13. Francez, N., & Ben-Avi, G. (2011). Proof-theoretic semantic values for logical operators. Review of Symbolic Logic. Under refereeing.Google Scholar
  14. Francez N., & Dyckhoff, R. (2010). A note on harmony. Journal of Philosophical Logic, accepted.Google Scholar
  15. Francez N., Dyckhoff R., Ben-Avi G. (2010) Proof-theoretic semantics for subsentential phrases. Studia Logica 94: 381–401CrossRefGoogle Scholar
  16. Gentzen, G. (1935). Investigations into logical deduction. In M. E. Szabo (Ed.), The collected papers of Gerhard Gentzen (pp. 68–131). Amsterdam: North-Holland. (English translation of the 1935 paper in German.)Google Scholar
  17. Hinzen W. (2000) Anti-realist semantics. Erkenntnis 52: 281–311CrossRefGoogle Scholar
  18. Lappin, S. (eds) (1997) The handbook of contemporary semantic theory. Blackwell, OxfordGoogle Scholar
  19. Larson R.K. (2001) The grammar of intensionality. In: Preyer G., Peter G. (eds) Logical form and natural language.. Oxford University Press, Oxford, pp 228–262Google Scholar
  20. Moltmann F. (1997) Intensional verbs and quantifiers. Natural Language Semantics 5(1): 1–52CrossRefGoogle Scholar
  21. Moltmann F. (2008) Intensional verbs and their intentional objects. Natural Language Semantics 16(3): 239–270CrossRefGoogle Scholar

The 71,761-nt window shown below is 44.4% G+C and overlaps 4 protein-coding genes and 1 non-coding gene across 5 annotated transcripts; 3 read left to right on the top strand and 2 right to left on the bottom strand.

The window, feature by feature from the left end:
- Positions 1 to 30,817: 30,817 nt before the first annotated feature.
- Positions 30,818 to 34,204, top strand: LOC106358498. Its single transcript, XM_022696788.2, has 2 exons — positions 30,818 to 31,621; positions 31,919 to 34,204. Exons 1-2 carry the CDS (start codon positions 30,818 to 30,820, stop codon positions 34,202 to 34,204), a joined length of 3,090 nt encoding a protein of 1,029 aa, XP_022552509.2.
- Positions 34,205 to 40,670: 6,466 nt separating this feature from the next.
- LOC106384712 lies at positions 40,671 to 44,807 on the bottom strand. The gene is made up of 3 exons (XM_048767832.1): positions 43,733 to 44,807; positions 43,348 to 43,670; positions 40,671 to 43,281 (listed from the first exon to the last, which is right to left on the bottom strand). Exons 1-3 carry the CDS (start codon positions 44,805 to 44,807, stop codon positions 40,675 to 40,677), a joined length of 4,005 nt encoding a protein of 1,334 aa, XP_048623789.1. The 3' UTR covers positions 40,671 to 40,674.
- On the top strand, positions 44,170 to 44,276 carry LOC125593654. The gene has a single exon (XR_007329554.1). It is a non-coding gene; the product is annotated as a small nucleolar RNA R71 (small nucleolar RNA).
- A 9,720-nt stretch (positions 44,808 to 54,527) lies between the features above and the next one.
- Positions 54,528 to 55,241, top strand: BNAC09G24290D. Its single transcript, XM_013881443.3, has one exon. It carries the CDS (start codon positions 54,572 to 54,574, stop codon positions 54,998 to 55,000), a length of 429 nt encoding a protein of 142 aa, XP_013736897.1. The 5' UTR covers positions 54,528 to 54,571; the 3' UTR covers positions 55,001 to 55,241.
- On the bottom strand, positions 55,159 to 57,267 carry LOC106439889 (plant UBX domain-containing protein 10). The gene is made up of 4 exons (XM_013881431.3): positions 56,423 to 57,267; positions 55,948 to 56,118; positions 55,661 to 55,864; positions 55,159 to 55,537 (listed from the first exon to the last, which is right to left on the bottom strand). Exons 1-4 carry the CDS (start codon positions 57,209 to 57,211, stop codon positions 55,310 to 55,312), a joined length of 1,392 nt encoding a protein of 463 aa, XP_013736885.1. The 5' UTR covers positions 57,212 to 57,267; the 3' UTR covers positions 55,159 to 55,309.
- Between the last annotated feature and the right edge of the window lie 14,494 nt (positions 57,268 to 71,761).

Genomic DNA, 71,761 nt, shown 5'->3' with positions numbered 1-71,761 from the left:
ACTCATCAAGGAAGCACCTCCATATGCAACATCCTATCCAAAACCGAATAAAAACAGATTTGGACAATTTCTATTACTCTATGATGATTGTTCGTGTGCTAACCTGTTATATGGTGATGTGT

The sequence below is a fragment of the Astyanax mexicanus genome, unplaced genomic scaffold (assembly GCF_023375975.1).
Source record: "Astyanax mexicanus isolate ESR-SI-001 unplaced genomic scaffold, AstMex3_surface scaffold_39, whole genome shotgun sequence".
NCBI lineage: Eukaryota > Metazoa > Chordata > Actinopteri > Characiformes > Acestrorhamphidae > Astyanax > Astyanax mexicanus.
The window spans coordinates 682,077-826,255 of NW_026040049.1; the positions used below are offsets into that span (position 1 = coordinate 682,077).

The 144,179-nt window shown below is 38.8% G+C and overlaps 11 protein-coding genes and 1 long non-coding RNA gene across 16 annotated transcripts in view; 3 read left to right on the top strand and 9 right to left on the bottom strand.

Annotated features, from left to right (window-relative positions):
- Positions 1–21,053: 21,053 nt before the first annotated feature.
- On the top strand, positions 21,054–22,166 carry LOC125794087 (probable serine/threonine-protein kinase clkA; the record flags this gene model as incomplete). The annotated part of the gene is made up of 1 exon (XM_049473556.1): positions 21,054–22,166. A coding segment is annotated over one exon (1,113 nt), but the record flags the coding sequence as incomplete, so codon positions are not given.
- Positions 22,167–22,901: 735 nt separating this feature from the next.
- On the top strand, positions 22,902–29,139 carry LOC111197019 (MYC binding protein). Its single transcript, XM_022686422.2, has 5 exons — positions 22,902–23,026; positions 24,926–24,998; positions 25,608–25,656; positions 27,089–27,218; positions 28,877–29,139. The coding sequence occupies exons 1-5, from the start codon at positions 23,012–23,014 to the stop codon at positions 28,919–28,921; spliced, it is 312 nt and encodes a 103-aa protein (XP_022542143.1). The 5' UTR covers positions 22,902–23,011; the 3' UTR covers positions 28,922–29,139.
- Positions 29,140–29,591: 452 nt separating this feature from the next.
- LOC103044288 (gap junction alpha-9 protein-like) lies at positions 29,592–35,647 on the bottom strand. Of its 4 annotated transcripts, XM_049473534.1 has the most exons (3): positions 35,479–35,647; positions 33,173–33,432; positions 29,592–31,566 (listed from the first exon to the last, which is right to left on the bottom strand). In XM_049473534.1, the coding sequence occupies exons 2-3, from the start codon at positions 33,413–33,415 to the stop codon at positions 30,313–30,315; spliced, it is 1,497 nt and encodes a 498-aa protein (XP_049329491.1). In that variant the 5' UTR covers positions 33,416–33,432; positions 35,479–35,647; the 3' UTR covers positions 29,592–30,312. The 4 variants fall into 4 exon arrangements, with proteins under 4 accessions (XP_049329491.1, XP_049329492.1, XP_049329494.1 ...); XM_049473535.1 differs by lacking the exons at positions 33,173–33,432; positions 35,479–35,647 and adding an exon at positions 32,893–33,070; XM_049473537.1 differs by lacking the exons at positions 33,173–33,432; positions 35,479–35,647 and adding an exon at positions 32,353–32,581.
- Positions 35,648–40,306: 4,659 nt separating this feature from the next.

22. Moltmann, F. (to appear). Abstract objects and the semantics of natural language. Oxford: Oxford University Press.Google Scholar
  23. Moortgat M. (1997) Categorial type logics. In: Benthem J., ter Meulen A. (eds) Handbook of logic and language.. North Holland, Amsterdam, pp 93–178CrossRefGoogle Scholar
  24. Montague, R. (1973). The proper treatment of quantification in ordinary English. In J. Hintikka, J. Moravcsik, & P. Suppes (Eds.), Approaches to natural language. Proceedings of the 1970 Stanford workshop on grammar and semantics. Dordrecht: Reidel.Google Scholar
  25. Moss L. (2010) Syllogistic logics with verbs. Journal of Logic and Computation 20(4): 947–967CrossRefGoogle Scholar
  26. Nishihara N., Morita K., Iwata S. (1990) An extended syllogistic system with verbs and proper nouns, and its completeness proof. Systems and Computers in Japan 21(1): 96–111CrossRefGoogle Scholar
  27. Peregrin J. (1997) Language and models: Is model theory a theory of semantics?. Nordic Journal of Philosophical Logic 2(1): 1–23Google Scholar
  28. Pfenning F., Davies R. (2001) A judgmental reconstruction of modal logic. Mathematical Structures in Computer Science 11: 511–540CrossRefGoogle Scholar
  29. Prawitz, D. (1965). Natural deduction: A proof-theoretical study. Stockholm: Almqvist and Wicksell. (Soft cover edition by Dover, 2006.)Google Scholar
  30. Prawitz, D. (1978). Proofs and the meaning and completeness of logical constants. In J. Hintikka, I. Niiniluoto, & E. Saarinen (Eds.), Essays in mathematical and philosophical logic (pp. 25–40). Dordrecht: Reidel.Google Scholar
  31. Prior A.N. (1960) The runabout inference-ticket. Analysis 21: 38–39CrossRefGoogle Scholar